- Central bank unlikely to add stimulus Jan. 29: Credit Agricole
- Yen advances against major counterparts since 2016 began
The yen advanced, halting a two-day decline, after Bank of Japan Governor Haruhiko Kuroda showed little appetite for an immediate expansion of stimulus as the central bank prepares to set policy this week.
Kuroda said in an interview on Jan. 22 in Davos, Switzerland, that “we don’t think the current market situation has been affecting corporate behavior unduly.” Japan’s currency has gained versus all its 16 major counterparts since the start of the year as a China-led stock selloff and a tumble in oil prices spurred demand for haven assets.
Hedge funds and other large speculators raised net bullish yen positions to the highest in almost four years last week. The BOJ is scheduled to meet Jan. 28-29 and announce its monetary-policy decision on Jan. 29.
“I think it is too early for the next round of BOJ stimulus,” said Valentin Marinov, head of Group-of-10 currency strategist at Credit Agricole SA’s corporate and investment banking unit in London. “While Kuroda could send a signal that more easing will be coming before long, that may not be enough to trigger a sustained bounce in risk and a selloff in the Japanese yen. We remain cautious on risk sentiment this week.”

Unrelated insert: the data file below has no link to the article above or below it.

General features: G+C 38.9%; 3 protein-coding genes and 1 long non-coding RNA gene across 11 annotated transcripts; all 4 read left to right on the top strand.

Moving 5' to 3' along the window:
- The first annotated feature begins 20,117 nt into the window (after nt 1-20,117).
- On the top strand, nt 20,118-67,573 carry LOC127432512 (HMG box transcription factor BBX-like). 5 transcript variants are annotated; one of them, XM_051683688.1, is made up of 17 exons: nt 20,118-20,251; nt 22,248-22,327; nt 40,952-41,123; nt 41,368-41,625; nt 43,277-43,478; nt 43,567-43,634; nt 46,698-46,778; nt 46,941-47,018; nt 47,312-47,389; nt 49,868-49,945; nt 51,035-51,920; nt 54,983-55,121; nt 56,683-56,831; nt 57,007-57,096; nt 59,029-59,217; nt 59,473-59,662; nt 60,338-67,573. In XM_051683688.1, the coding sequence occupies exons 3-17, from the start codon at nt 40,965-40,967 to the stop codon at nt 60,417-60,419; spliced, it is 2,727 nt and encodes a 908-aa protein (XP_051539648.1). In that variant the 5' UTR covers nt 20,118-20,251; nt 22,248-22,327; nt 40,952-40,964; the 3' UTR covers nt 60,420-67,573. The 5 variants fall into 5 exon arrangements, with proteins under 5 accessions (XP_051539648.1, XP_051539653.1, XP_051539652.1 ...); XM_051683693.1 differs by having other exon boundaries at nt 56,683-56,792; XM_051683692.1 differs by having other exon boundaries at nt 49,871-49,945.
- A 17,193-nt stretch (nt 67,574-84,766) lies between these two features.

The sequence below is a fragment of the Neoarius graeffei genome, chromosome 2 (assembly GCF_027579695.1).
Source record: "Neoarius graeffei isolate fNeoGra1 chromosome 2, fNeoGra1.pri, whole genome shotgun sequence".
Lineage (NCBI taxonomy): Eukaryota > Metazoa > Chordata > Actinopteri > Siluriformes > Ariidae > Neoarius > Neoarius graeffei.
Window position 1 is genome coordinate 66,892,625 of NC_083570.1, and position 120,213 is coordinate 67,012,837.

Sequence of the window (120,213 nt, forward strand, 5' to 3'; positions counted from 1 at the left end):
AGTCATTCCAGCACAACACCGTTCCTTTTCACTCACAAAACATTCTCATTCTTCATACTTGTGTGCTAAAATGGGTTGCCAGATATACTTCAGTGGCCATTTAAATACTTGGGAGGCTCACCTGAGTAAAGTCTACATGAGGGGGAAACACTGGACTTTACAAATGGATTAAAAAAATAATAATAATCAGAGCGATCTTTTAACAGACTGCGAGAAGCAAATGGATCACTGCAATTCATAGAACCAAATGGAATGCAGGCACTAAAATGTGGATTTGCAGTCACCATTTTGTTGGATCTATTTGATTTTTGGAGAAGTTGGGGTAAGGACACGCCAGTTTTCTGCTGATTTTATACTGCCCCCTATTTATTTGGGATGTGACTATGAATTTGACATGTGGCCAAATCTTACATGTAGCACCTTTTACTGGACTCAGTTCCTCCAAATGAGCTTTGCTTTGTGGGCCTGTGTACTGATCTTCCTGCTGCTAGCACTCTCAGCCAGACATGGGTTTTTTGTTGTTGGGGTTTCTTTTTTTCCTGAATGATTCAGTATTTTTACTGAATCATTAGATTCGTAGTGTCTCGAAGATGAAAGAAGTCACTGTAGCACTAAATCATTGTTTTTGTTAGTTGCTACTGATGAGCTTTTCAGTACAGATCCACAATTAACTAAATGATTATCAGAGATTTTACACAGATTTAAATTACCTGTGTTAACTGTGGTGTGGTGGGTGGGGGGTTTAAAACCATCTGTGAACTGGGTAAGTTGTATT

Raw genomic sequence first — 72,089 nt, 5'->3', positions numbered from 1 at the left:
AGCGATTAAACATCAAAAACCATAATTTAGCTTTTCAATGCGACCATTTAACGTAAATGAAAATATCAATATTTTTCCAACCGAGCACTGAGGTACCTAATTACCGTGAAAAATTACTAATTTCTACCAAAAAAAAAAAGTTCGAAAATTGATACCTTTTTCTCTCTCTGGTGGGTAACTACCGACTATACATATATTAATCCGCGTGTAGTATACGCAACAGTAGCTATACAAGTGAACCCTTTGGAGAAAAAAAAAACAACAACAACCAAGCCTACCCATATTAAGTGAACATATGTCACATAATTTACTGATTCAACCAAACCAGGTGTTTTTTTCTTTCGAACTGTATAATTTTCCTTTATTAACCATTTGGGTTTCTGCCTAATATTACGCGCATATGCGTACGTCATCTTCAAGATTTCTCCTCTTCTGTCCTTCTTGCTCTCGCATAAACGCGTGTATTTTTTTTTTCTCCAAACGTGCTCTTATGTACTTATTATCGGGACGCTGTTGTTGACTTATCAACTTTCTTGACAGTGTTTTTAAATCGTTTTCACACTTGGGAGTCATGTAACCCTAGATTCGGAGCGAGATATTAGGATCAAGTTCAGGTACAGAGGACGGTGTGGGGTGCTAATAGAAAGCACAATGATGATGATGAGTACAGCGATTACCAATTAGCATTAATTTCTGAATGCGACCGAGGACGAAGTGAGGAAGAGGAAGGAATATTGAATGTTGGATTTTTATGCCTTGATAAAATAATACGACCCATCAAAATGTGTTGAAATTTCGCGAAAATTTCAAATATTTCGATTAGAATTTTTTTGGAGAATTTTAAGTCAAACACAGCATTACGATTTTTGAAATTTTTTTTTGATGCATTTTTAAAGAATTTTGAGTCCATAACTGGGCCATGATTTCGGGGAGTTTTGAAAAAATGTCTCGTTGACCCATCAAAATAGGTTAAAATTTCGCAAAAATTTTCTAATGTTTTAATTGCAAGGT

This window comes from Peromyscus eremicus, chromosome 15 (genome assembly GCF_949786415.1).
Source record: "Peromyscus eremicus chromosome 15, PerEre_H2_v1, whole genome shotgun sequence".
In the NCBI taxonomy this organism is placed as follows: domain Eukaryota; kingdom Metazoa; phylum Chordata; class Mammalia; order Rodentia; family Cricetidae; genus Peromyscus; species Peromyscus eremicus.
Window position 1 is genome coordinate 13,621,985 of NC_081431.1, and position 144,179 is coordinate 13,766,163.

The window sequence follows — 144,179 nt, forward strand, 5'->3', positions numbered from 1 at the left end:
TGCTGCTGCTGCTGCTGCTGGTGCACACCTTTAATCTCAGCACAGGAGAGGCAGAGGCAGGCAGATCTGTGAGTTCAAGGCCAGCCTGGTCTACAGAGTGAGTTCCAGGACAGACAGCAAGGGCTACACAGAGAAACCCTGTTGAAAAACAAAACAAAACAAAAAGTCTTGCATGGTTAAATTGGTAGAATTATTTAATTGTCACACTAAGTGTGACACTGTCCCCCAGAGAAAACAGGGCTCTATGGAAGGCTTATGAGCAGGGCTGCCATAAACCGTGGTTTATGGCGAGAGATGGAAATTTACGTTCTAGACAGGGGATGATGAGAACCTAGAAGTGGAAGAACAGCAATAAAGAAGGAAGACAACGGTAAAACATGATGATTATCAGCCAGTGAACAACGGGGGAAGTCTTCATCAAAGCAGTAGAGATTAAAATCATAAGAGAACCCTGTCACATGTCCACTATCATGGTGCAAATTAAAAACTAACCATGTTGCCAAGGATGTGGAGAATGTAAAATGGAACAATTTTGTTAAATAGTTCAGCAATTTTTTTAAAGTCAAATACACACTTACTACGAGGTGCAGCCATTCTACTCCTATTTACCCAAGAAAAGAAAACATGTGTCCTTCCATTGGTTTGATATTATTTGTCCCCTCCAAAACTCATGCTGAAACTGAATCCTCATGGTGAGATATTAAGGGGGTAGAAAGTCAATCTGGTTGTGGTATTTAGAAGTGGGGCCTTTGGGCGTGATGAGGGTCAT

The yen strengthened 0.3 percent to 118.39 per dollar as of 6:47 a.m. New York time, extending its gain this year to 1.5 percent. It appreciated 0.1 percent to 128.11 per euro. The currency advanced most against the Canadian dollar, by 0.9 percent.
Japan’s currency has gained versus all its 16 major counterparts since the start of the year as a China-led stock selloff and a tumble in oil prices spurred demand for haven assets. Kuroda has resisted a further expansion of the BOJ’s asset-purchase program since 2014, arguing that repeated reductions in consumer-price forecasts are largely the result of falling oil costs, which are outside of the bank’s influence.
Hedge funds and other large speculators increased net futures positions that profit from yen gains versus the dollar to 37,653 contracts as of Jan. 19, the most since February 2012, according to Commodity Futures Trading Commission data.
Japan’s currency dropped last week against its 16 major peers amid speculation that the recent sell-off in stocks and the strengthening yen will force the BOJ’s hand. Declines were also fueled by a rally in equities following signals from the European Central Bank that it would consider expanding monetary stimulus in March.
Considering Kuroda’s Davos comments “it did not sound like the BOJ was ready to ramp up its accommodative stance –- the governor noted that while the BOJ is monitoring the situation, the positive corporate outlook has not changed and inflation expectations remain anchored,” Brian Daingerfield, a currency strategist at Royal Bank of Scotland Group Plc’s RBS Securities unit in Stamford, Connecticut, wrote in a Jan. 23 report.